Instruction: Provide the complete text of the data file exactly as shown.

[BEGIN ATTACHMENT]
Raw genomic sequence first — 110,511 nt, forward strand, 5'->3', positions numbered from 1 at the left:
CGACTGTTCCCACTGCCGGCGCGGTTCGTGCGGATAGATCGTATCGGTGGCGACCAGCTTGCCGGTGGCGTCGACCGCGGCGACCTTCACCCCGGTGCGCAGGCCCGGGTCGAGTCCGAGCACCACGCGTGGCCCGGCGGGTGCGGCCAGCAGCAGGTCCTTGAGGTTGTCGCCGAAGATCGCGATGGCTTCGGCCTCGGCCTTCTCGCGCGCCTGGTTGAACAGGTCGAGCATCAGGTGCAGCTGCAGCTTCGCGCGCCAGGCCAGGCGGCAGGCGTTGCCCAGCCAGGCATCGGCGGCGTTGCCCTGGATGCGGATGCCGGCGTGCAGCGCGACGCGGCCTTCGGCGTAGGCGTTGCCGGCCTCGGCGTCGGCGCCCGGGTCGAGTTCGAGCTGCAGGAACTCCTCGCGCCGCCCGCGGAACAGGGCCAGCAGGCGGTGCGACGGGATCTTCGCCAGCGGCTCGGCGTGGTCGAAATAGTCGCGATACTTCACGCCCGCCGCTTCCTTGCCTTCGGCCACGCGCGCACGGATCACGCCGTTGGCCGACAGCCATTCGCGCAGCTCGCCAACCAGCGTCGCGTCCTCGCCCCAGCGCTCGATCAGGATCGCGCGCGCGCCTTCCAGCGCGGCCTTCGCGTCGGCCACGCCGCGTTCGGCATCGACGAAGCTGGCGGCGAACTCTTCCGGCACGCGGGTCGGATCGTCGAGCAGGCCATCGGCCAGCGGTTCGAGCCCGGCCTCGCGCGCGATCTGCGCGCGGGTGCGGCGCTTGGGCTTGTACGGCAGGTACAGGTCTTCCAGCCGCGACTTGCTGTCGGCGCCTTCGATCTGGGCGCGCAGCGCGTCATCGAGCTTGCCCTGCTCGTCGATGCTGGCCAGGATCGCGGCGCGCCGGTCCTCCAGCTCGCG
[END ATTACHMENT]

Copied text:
Raw genomic sequence first — 110,511 nt, forward strand, 5'->3', positions numbered from 1 at the left:
CGACTGTTCCCACTGCCGGCGCGGTTCGTGCGGATAGATCGTATCGGTGGCGACCAGCTTGCCGGTGGCGTCGACCGCGGCGACCTTCACCCCGGTGCGCAGGCCCGGGTCGAGTCCGAGCACCACGCGTGGCCCGGCGGGTGCGGCCAGCAGCAGGTCCTTGAGGTTGTCGCCGAAGATCGCGATGGCTTCGGCCTCGGCCTTCTCGCGCGCCTGGTTGAACAGGTCGAGCATCAGGTGCAGCTGCAGCTTCGCGCGCCAGGCCAGGCGGCAGGCGTTGCCCAGCCAGGCATCGGCGGCGTTGCCCTGGATGCGGATGCCGGCGTGCAGCGCGACGCGGCCTTCGGCGTAGGCGTTGCCGGCCTCGGCGTCGGCGCCCGGGTCGAGTTCGAGCTGCAGGAACTCCTCGCGCCGCCCGCGGAACAGGGCCAGCAGGCGGTGCGACGGGATCTTCGCCAGCGGCTCGGCGTGGTCGAAATAGTCGCGATACTTCACGCCCGCCGCTTCCTTGCCTTCGGCCACGCGCGCACGGATCACGCCGTTGGCCGACAGCCATTCGCGCAGCTCGCCAACCAGCGTCGCGTCCTCGCCCCAGCGCTCGATCAGGATCGCGCGCGCGCCTTCCAGCGCGGCCTTCGCGTCGGCCACGCCGCGTTCGGCATCGACGAAGCTGGCGGCGAACTCTTCCGGCACGCGGGTCGGATCGTCGAGCAGGCCATCGGCCAGCGGTTCGAGCCCGGCCTCGCGCGCGATCTGCGCGCGGGTGCGGCGCTTGGGCTTGTACGGCAGGTACAGGTCTTCCAGCCGCGACTTGCTGTCGGCGCCTTCGATCTGGGCGCGCAGCGCGTCATCGAGCTTGCCCTGCTCGTCGATGCTGGCCAGGATCGCGGCGCGCCGGTCCTCCAGCTCGCG